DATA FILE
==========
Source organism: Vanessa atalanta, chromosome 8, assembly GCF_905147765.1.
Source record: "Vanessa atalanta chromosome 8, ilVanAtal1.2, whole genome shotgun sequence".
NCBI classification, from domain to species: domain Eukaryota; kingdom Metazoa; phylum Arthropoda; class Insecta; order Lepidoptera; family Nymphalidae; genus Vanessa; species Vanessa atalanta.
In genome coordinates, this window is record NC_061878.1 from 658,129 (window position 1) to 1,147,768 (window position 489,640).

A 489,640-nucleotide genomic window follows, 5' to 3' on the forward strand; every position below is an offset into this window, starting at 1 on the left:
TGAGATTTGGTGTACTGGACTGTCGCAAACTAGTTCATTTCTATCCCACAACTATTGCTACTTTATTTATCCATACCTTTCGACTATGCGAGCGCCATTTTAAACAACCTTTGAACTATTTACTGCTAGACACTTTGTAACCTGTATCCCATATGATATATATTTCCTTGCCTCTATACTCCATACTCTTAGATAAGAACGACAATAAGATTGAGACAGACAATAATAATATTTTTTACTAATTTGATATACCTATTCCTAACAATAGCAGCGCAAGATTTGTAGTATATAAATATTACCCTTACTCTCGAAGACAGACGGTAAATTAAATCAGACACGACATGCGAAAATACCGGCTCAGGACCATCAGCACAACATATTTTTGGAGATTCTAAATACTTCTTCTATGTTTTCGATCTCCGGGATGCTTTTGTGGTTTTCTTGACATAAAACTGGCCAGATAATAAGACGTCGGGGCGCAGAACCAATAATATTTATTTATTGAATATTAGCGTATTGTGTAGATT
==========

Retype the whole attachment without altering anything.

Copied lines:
Source organism: Vanessa atalanta, chromosome 8, assembly GCF_905147765.1.
Source record: "Vanessa atalanta chromosome 8, ilVanAtal1.2, whole genome shotgun sequence".
NCBI classification, from domain to species: domain Eukaryota; kingdom Metazoa; phylum Arthropoda; class Insecta; order Lepidoptera; family Nymphalidae; genus Vanessa; species Vanessa atalanta.
In genome coordinates, this window is record NC_061878.1 from 658,129 (window position 1) to 1,147,768 (window position 489,640).

A 489,640-nucleotide genomic window follows, 5' to 3' on the forward strand; every position below is an offset into this window, starting at 1 on the left:
TGAGATTTGGTGTACTGGACTGTCGCAAACTAGTTCATTTCTATCCCACAACTATTGCTACTTTATTTATCCATACCTTTCGACTATGCGAGCGCCATTTTAAACAACCTTTGAACTATTTACTGCTAGACACTTTGTAACCTGTATCCCATATGATATATATTTCCTTGCCTCTATACTCCATACTCTTAGATAAGAACGACAATAAGATTGAGACAGACAATAATAATATTTTTTACTAATTTGATATACCTATTCCTAACAATAGCAGCGCAAGATTTGTAGTATATAAATATTACCCTTACTCTCGAAGACAGACGGTAAATTAAATCAGACACGACATGCGAAAATACCGGCTCAGGACCATCAGCACAACATATTTTTGGAGATTCTAAATACTTCTTCTATGTTTTCGATCTCCGGGATGCTTTTGTGGTTTTCTTGACATAAAACTGGCCAGATAATAAGACGTCGGGGCGCAGAACCAATAATATTTATTTATTGAATATTAGCGTATTGTGTAGATT